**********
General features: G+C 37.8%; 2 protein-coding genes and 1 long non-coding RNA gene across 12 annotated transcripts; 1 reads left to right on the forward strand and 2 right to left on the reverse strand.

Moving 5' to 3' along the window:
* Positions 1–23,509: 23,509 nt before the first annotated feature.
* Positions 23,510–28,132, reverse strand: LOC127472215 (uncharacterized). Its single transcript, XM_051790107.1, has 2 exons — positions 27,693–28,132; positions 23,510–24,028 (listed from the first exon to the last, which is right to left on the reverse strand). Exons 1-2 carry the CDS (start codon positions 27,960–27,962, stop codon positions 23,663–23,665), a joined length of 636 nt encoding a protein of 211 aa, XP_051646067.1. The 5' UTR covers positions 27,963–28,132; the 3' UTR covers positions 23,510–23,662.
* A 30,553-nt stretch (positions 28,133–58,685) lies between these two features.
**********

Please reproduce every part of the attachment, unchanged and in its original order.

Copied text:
General features: G+C 37.8%; 2 protein-coding genes and 1 long non-coding RNA gene across 12 annotated transcripts; 1 reads left to right on the forward strand and 2 right to left on the reverse strand.

Moving 5' to 3' along the window:
* Positions 1–23,509: 23,509 nt before the first annotated feature.
* Positions 23,510–28,132, reverse strand: LOC127472215 (uncharacterized). Its single transcript, XM_051790107.1, has 2 exons — positions 27,693–28,132; positions 23,510–24,028 (listed from the first exon to the last, which is right to left on the reverse strand). Exons 1-2 carry the CDS (start codon positions 27,960–27,962, stop codon positions 23,663–23,665), a joined length of 636 nt encoding a protein of 211 aa, XP_051646067.1. The 5' UTR covers positions 27,963–28,132; the 3' UTR covers positions 23,510–23,662.
* A 30,553-nt stretch (positions 28,133–58,685) lies between these two features.